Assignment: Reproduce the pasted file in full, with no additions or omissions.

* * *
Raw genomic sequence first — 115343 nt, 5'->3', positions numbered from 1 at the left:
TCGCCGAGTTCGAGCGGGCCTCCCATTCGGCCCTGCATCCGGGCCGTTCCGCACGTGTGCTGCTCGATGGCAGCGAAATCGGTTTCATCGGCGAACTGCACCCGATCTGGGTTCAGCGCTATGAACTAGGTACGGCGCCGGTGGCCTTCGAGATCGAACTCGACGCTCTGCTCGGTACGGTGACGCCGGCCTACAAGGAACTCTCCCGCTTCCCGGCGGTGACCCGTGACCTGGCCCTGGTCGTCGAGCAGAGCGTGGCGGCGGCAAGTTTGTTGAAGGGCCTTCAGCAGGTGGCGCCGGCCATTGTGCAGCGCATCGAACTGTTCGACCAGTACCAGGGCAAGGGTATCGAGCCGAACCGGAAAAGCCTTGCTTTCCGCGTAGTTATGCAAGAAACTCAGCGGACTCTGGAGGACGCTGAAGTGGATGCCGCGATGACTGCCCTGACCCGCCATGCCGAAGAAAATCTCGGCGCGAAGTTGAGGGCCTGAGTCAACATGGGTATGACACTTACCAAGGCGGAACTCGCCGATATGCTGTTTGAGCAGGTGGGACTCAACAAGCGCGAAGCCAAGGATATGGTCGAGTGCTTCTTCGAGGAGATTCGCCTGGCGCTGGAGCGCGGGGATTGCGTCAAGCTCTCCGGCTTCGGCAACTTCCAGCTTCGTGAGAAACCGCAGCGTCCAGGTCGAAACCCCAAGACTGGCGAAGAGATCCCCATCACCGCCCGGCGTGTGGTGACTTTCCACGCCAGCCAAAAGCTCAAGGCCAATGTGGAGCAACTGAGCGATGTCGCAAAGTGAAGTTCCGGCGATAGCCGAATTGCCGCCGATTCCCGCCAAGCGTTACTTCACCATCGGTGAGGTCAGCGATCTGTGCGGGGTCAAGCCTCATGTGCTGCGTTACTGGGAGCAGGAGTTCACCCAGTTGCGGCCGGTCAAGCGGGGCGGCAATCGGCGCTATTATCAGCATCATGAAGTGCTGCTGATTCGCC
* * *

Raw genomic sequence first — 115343 nt, 5'->3', positions numbered from 1 at the left:
TCGCCGAGTTCGAGCGGGCCTCCCATTCGGCCCTGCATCCGGGCCGTTCCGCACGTGTGCTGCTCGATGGCAGCGAAATCGGTTTCATCGGCGAACTGCACCCGATCTGGGTTCAGCGCTATGAACTAGGTACGGCGCCGGTGGCCTTCGAGATCGAACTCGACGCTCTGCTCGGTACGGTGACGCCGGCCTACAAGGAACTCTCCCGCTTCCCGGCGGTGACCCGTGACCTGGCCCTGGTCGTCGAGCAGAGCGTGGCGGCGGCAAGTTTGTTGAAGGGCCTTCAGCAGGTGGCGCCGGCCATTGTGCAGCGCATCGAACTGTTCGACCAGTACCAGGGCAAGGGTATCGAGCCGAACCGGAAAAGCCTTGCTTTCCGCGTAGTTATGCAAGAAACTCAGCGGACTCTGGAGGACGCTGAAGTGGATGCCGCGATGACTGCCCTGACCCGCCATGCCGAAGAAAATCTCGGCGCGAAGTTGAGGGCCTGAGTCAACATGGGTATGACACTTACCAAGGCGGAACTCGCCGATATGCTGTTTGAGCAGGTGGGACTCAACAAGCGCGAAGCCAAGGATATGGTCGAGTGCTTCTTCGAGGAGATTCGCCTGGCGCTGGAGCGCGGGGATTGCGTCAAGCTCTCCGGCTTCGGCAACTTCCAGCTTCGTGAGAAACCGCAGCGTCCAGGTCGAAACCCCAAGACTGGCGAAGAGATCCCCATCACCGCCCGGCGTGTGGTGACTTTCCACGCCAGCCAAAAGCTCAAGGCCAATGTGGAGCAACTGAGCGATGTCGCAAAGTGAAGTTCCGGCGATAGCCGAATTGCCGCCGATTCCCGCCAAGCGTTACTTCACCATCGGTGAGGTCAGCGATCTGTGCGGGGTCAAGCCTCATGTGCTGCGTTACTGGGAGCAGGAGTTCACCCAGTTGCGGCCGGTCAAGCGGGGCGGCAATCGGCGCTATTATCAGCATCATGAAGTGCTGCTGATTCGCC